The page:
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Publication numberUS4719110 A
Publication typeGrant
Application numberUS 06/769,279
Publication dateJan 12, 1988
Filing dateAug 26, 1985
Priority dateAug 26, 1985
Fee statusLapsed
Publication number06769279, 769279, US 4719110 A, US 4719110A, US-A-4719110, US4719110 A, US4719110A
InventorsKeshav P. Patel, William C. Laughlin, Roger A. Baldwin
Original AssigneeKerr-Mcgee Chemical Corporation
Export CitationBiBTeX, EndNote, RefMan
External Links: USPTO, USPTO Assignment, Espacenet
Boron-containing wood preservatives
US 4719110 A
Abstract
The present invention provides for boron-containing wood preserving solutions and a method for their preparation. The wood preserving solutions of the invention are noncrystallizable at ambient temperatures and are prepared from a dispersion of a particulated sodium tetraborate, phosphoric acid and water by heating the dispersion at elevated temperatures and for a period of time sufficient to provide a clear solution. The particulated sodium tetraborate and phosphoric are present in the dispersion in a specific molar ratio of 5:3, said ratio being critical to achieving the noncrystallizable characteristic of the wood preserving solutions of the invention.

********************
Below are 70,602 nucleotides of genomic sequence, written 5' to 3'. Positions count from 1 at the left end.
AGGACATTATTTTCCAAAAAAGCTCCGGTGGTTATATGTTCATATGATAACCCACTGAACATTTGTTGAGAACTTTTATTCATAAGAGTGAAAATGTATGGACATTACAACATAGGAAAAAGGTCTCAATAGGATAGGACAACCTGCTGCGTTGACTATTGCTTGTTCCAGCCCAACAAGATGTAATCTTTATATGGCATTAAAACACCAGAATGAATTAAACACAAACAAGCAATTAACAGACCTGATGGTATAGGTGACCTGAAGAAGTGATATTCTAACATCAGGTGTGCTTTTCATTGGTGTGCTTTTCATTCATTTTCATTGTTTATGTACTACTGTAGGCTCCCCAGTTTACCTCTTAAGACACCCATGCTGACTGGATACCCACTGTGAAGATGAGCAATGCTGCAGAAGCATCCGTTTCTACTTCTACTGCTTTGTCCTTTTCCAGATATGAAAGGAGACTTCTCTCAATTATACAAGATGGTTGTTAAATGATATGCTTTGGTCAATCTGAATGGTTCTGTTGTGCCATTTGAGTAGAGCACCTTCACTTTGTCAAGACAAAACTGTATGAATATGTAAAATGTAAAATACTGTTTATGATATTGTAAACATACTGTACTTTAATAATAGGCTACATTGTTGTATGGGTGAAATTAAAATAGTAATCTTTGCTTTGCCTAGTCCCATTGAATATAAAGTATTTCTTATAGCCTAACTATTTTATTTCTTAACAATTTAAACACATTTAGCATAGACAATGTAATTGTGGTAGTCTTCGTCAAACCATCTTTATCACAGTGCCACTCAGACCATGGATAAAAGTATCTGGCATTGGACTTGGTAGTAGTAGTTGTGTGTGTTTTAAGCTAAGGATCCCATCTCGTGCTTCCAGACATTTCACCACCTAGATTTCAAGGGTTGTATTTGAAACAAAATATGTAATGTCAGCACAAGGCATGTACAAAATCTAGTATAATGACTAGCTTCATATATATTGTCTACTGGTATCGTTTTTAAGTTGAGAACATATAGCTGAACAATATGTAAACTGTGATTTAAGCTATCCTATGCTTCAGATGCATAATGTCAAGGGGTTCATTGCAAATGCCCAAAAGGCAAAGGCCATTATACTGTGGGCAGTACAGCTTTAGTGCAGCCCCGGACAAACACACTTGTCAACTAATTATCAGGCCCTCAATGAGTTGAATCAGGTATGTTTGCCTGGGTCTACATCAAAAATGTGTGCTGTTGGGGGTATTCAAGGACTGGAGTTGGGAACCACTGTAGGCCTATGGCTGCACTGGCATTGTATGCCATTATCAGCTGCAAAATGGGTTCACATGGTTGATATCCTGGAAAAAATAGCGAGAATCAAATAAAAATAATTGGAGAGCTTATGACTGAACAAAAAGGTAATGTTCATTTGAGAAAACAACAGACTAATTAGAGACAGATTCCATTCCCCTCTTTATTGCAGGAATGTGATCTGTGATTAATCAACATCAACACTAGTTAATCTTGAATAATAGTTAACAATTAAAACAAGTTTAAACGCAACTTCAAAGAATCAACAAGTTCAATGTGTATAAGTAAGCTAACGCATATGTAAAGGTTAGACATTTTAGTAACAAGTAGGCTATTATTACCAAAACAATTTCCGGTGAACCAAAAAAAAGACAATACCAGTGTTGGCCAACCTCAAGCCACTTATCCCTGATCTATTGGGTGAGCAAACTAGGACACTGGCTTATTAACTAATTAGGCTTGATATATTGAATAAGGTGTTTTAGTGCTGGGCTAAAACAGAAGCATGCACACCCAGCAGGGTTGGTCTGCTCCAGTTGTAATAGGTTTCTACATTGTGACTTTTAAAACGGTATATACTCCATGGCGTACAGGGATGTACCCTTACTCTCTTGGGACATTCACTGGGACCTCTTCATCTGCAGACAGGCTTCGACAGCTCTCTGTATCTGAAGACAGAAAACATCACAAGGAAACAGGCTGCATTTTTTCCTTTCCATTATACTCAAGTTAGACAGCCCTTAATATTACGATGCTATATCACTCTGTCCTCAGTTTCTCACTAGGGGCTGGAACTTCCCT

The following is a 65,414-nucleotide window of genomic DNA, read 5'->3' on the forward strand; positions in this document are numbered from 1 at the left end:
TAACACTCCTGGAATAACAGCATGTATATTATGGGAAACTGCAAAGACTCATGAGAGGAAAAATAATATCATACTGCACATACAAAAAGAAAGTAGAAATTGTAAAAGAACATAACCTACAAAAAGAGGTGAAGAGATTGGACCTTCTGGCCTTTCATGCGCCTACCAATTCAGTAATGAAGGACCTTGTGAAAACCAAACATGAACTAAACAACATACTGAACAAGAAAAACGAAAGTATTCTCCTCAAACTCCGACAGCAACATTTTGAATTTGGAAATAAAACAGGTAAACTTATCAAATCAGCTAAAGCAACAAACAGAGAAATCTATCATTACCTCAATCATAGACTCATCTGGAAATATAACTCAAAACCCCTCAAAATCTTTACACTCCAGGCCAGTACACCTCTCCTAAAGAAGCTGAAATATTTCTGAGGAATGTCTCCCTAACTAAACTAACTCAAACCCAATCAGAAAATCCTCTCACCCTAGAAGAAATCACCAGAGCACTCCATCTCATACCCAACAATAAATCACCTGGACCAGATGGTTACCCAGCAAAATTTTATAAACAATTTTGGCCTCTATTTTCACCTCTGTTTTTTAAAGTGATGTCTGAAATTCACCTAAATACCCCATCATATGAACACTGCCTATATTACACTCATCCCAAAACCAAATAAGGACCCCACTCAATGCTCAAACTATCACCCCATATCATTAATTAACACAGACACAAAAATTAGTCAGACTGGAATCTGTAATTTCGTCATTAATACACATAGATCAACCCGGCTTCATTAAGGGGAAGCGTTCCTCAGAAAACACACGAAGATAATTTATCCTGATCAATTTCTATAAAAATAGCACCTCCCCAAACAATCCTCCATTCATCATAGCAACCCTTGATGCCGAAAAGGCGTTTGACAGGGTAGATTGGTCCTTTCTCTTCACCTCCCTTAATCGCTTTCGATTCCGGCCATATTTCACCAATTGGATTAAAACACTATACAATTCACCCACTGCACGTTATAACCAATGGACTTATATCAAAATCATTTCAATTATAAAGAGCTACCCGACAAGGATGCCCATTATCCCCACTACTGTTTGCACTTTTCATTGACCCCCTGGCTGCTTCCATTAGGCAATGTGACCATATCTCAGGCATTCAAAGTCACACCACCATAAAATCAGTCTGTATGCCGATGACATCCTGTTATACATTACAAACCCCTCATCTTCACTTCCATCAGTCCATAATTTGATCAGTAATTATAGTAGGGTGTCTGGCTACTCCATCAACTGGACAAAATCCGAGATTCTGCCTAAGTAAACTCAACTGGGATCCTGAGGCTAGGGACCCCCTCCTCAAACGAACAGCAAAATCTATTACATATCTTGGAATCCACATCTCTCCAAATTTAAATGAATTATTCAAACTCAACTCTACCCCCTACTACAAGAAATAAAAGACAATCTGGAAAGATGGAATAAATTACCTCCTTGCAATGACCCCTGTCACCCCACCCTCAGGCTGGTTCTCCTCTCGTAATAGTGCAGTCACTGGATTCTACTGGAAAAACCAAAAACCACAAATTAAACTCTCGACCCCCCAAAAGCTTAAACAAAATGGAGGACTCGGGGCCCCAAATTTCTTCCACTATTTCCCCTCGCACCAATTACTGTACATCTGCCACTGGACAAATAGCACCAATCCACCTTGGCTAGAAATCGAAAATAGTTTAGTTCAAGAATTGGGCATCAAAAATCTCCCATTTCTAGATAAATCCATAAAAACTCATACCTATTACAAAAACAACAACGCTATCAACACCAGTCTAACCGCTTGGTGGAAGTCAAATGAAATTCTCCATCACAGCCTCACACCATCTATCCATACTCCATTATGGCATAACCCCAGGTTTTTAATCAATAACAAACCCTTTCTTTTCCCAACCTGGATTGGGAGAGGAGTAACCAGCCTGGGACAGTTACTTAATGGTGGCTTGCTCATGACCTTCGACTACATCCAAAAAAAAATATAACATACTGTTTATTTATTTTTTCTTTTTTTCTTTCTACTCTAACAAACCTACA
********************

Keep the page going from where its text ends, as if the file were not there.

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Claims(9)
What is claimed is:
1. Aqueous sodium borate solutions for use in treating unseasoned woods by a dip-diffusion process, wherein said sodium borate solutions are prepared by heating a dispersion comprising a disperse phase of a particulated sodium tetraborate and a continuous liquid phase of phosphoric acid and water, said particulated sodium tetraborate and said phosphoric acid being present in said dispersion in a molar ratio of said borate to said acid of 5:3, wherein said heating is carried out at a temperature ranging from about 70 C. up to about the atmospheric boiling point of said dispersion, said heating being continued for a period sufficient to effect a substantially complete reaction between said tetraborate and said acid and provide single phase liquid products comprising said aqueous sodium borate solutions and which aqueous sodium borate solutions are characterized as being noncrystallized at ambient temperatures.